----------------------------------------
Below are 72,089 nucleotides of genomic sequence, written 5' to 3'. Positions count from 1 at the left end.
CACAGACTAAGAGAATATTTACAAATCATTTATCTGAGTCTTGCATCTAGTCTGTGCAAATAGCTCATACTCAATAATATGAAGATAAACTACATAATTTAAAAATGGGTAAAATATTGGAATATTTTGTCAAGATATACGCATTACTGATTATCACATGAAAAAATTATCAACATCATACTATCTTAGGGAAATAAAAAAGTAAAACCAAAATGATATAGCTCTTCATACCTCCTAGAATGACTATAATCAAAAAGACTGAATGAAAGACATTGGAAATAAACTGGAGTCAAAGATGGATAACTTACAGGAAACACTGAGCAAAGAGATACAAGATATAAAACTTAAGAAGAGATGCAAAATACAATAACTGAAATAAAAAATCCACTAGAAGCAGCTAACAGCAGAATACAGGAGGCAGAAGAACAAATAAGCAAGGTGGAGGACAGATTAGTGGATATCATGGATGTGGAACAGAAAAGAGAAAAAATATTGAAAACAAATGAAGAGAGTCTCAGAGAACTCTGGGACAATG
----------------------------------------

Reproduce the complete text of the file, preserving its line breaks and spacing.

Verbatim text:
Below are 72,089 nucleotides of genomic sequence, written 5' to 3'. Positions count from 1 at the left end.
CACAGACTAAGAGAATATTTACAAATCATTTATCTGAGTCTTGCATCTAGTCTGTGCAAATAGCTCATACTCAATAATATGAAGATAAACTACATAATTTAAAAATGGGTAAAATATTGGAATATTTTGTCAAGATATACGCATTACTGATTATCACATGAAAAAATTATCAACATCATACTATCTTAGGGAAATAAAAAAGTAAAACCAAAATGATATAGCTCTTCATACCTCCTAGAATGACTATAATCAAAAAGACTGAATGAAAGACATTGGAAATAAACTGGAGTCAAAGATGGATAACTTACAGGAAACACTGAGCAAAGAGATACAAGATATAAAACTTAAGAAGAGATGCAAAATACAATAACTGAAATAAAAAATCCACTAGAAGCAGCTAACAGCAGAATACAGGAGGCAGAAGAACAAATAAGCAAGGTGGAGGACAGATTAGTGGATATCATGGATGTGGAACAGAAAAGAGAAAAAATATTGAAAACAAATGAAGAGAGTCTCAGAGAACTCTGGGACAATG